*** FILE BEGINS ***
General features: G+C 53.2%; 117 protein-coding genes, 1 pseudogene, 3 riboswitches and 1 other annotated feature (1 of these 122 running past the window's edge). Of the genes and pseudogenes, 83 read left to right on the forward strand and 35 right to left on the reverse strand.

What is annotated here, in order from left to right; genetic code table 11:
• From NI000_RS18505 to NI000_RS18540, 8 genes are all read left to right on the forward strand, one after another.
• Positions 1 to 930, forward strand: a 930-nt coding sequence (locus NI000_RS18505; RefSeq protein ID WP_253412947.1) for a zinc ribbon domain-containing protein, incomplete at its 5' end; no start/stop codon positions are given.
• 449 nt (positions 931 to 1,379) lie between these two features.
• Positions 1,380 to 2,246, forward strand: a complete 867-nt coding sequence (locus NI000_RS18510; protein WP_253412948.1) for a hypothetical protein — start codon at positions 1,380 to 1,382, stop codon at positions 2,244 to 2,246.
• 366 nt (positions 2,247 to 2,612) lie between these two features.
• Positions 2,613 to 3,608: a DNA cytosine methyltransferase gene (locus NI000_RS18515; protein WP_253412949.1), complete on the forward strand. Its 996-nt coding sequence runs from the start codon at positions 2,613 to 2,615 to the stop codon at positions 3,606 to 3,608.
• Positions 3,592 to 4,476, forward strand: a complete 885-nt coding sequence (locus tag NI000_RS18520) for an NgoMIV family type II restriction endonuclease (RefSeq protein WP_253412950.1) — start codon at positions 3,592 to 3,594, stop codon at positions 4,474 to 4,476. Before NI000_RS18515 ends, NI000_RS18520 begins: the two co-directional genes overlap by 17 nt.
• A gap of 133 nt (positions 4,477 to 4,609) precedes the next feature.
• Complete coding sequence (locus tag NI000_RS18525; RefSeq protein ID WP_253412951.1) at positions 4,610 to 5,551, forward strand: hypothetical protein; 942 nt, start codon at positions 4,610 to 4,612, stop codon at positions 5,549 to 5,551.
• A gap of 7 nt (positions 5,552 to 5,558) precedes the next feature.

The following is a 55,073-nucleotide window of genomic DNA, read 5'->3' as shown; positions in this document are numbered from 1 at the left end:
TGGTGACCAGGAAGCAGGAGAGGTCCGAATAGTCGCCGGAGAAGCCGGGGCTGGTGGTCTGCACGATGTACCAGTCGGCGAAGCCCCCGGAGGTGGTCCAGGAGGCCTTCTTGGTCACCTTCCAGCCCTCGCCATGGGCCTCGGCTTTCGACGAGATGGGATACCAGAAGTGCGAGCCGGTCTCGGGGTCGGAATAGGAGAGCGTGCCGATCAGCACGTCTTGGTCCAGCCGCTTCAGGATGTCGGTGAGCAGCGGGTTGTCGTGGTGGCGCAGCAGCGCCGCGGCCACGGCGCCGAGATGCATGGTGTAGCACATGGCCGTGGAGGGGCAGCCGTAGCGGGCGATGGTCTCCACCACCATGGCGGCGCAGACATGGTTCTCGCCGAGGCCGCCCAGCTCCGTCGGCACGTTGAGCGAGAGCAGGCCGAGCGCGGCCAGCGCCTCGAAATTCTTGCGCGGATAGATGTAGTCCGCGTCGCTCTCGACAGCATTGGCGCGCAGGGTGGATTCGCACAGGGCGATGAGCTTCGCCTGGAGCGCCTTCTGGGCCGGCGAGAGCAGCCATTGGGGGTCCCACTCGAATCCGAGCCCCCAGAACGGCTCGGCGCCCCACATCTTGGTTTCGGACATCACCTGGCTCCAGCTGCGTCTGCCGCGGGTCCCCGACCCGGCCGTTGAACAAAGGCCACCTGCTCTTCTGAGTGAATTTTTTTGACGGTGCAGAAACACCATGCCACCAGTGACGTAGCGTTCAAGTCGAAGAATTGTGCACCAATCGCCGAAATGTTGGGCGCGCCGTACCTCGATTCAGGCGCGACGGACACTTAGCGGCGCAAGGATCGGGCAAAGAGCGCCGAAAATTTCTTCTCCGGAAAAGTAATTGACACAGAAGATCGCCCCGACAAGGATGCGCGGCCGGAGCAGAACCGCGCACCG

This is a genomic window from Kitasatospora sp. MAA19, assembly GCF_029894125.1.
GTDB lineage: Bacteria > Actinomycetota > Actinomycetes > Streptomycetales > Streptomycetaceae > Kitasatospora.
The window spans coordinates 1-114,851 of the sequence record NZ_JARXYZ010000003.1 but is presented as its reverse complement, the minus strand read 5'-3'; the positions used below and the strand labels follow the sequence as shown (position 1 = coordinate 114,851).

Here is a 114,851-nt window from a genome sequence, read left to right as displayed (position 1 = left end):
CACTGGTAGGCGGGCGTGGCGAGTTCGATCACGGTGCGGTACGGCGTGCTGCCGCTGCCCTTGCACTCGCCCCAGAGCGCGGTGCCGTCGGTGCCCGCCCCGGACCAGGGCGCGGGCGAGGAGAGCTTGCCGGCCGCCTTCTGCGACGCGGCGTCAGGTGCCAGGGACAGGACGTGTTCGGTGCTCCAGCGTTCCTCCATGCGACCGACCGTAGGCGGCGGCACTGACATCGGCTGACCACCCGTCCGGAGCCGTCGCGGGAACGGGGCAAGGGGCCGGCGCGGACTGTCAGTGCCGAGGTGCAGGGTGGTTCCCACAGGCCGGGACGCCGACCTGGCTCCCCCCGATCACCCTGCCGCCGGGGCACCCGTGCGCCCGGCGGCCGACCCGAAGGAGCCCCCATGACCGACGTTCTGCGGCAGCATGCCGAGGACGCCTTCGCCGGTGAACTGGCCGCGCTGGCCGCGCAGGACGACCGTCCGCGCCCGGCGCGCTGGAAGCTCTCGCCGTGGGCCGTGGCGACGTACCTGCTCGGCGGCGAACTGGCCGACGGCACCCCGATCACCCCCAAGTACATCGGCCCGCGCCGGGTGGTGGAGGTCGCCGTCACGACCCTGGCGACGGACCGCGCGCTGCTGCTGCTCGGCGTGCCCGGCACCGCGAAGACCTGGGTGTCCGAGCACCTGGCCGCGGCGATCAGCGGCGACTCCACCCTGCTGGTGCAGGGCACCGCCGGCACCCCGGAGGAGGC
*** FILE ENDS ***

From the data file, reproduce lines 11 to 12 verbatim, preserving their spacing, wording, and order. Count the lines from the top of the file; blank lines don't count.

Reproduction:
• Complete coding sequence (locus tag NI000_RS18525; RefSeq protein ID WP_253412951.1) at positions 4,610 to 5,551, forward strand: hypothetical protein; 942 nt, start codon at positions 4,610 to 4,612, stop codon at positions 5,549 to 5,551.
• A gap of 7 nt (positions 5,552 to 5,558) precedes the next feature.